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Sack v. DOJ, No. 12-01755, 2014 WL 4100407 (D.D.C. Aug. 21, 2014) (Cooper, J.)


Sack v. DOJ, No. 12-01755, 2014 WL 4100407 (D.D.C. Aug. 21, 2014) (Cooper, J.)

Re: Request for records concerning polygraph bias

Disposition: Granting in part and denying in part defendant's motion for summary judgment

  • Litigation Considerations, Adequacy of Search:  The court holds that "[the FBI] declaration does not describe any searches specific to [plaintiff's Defense Academy for Credibility Assessment] request, or outline the FBI's general search process in such a way that might lead to a reasonable inference that the Bureau responded specifically to this request."  The court finds that "[t]he government is correct that a FOIA plaintiff cannot succeed in challenging the adequacy of the government's search by hypothesizing that additional records should have been discovered, . . . but this does not end the matter."  "It remains the government's burden to provide affidavits demonstrating that it conducted an adequate search."  "The Court concludes it has failed to do so here."  Additionally, the court finds that "the government's description of its search indicates it may have misconstrued [plaintiff's] request."
  • Exemption 2:  The court holds that "construing Exemption 2 narrowly, it cannot extend to ATF's polygraph program because this is not trivial personnel information."  The court notes that "the relevant inquiry is whether the policies and procedures the DOJ uses to screen applicants for law enforcement positions is trivial personnel information."  The court finds that "[t]he public may well want to know, as [plaintiff] does, how agencies employ somewhat-controversial polygraph techniques to screen job applicants."
  • Exemption 5, Deliberative Process Privilege:  The court holds that "ATF cannot redact portions of the email under Exemption 5."  The court relates that "ATF redacted a portion of the email to OMB quoting and interpreting Order 2123.1."  The court finds that "[i]t is well established that an agency's regulations and settled regulatory interpretations are not covered by the deliberative process privilege" and, "[a]t face value, then, the redacted portion of the email cannot be withheld under Exemption 5 because it provides ATF's interpretation of its regulation, and nothing indicates that this interpretation was in any way novel."  The court also disagrees with ATF's argument "that it sent OMB the information contained in the email to help it decide whether to re-approve Order 2123.1, and . . . that these deliberations on future regulation make the document deliberative and pre-decisional," instead finding "that a document explaining existing policy 'cannot be considered deliberative' simply because it was created to help make decisions about future policies."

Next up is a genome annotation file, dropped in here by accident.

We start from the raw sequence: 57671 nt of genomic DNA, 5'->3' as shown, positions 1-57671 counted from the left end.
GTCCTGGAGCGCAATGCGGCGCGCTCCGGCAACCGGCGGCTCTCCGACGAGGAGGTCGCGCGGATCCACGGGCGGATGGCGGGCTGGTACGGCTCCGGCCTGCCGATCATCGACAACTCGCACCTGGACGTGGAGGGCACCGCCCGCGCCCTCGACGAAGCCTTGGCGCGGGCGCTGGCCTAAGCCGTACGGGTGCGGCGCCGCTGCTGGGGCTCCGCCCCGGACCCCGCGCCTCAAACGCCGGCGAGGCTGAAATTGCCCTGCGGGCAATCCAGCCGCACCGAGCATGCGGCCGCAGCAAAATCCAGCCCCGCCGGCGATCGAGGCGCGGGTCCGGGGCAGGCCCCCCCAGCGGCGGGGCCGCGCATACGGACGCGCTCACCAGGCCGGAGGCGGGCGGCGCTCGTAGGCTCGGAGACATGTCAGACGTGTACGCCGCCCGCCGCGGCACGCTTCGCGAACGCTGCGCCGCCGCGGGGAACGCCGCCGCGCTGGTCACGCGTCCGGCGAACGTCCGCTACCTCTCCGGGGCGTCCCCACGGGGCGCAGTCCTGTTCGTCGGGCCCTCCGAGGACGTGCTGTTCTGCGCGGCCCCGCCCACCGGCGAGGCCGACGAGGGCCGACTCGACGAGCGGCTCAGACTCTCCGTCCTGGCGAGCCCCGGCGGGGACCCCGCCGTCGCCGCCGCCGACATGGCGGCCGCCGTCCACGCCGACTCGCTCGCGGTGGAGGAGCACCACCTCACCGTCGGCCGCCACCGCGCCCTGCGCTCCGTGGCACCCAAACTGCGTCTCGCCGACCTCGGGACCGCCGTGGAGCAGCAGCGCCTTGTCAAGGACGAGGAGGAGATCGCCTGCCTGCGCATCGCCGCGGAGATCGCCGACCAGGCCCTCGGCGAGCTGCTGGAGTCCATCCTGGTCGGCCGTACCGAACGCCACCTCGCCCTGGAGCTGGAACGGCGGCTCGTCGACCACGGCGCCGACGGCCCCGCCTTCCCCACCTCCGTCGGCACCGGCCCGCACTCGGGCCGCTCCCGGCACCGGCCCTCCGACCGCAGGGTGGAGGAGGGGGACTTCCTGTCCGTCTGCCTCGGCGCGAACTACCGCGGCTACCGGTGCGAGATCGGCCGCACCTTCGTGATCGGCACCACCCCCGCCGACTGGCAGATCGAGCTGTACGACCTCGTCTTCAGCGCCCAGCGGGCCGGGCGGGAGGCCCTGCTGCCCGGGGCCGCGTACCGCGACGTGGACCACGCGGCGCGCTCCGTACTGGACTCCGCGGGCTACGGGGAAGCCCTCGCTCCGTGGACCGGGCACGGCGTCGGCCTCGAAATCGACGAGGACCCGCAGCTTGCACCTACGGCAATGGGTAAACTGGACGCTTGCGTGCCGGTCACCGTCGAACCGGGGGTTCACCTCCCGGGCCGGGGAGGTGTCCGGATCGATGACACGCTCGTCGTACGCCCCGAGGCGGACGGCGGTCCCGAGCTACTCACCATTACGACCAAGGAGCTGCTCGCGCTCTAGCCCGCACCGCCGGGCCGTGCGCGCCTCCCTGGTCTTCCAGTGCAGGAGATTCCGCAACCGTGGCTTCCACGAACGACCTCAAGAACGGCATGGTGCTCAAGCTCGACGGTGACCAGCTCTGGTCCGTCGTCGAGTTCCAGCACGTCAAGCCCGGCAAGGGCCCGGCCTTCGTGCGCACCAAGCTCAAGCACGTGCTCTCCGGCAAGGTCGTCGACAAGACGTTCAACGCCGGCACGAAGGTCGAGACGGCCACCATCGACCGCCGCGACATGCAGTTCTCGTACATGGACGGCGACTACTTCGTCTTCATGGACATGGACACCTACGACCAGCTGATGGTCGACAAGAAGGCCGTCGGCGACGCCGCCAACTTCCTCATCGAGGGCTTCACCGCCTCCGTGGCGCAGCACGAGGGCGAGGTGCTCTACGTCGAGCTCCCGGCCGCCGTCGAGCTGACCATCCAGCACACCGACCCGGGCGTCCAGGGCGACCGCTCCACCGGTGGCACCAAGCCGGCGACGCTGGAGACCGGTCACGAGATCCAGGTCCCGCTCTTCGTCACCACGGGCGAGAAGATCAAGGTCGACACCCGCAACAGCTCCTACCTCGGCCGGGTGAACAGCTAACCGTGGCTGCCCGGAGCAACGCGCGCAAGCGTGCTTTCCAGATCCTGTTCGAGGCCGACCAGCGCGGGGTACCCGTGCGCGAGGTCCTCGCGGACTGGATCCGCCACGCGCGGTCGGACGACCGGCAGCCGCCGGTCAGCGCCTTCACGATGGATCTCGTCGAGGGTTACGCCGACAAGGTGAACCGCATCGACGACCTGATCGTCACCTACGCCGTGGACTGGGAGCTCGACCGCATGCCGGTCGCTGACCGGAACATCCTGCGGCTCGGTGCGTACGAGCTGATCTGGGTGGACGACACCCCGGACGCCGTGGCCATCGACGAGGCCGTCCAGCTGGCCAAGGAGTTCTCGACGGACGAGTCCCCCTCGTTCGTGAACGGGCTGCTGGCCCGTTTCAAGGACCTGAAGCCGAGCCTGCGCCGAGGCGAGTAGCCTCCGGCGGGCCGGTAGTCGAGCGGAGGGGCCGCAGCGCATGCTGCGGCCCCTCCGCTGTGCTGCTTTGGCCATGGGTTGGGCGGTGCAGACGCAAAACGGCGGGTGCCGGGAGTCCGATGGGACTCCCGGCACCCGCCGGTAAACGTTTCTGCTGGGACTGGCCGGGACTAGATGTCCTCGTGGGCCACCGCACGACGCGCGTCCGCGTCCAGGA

• Exemption 7(E):  The court holds that "[g]iven that the Court has determined that ATF may not withhold Order 2123.1 and the OMB email under Exemptions 2 or 5, it will defer ruling on ATF's withholdings under Exemption 7(E) in order to provide ATF an opportunity to determine whether, in light of this opinion, any portions of the withheld material are reasonably segregable from properly withheld material."  The court notes that "[i]n doing so, the agency should keep in mind that there must be 'a rational nexus between the withheld material and a legitimate law enforcement purpose[.]'"
Court Decision Topic(s)
District Court opinions
Exemption 2
Exemption 5
Exemption 5, Deliberative Process Privilege
Exemption 7(E)
Litigation Considerations, Adequacy of Search
Updated February 1, 2022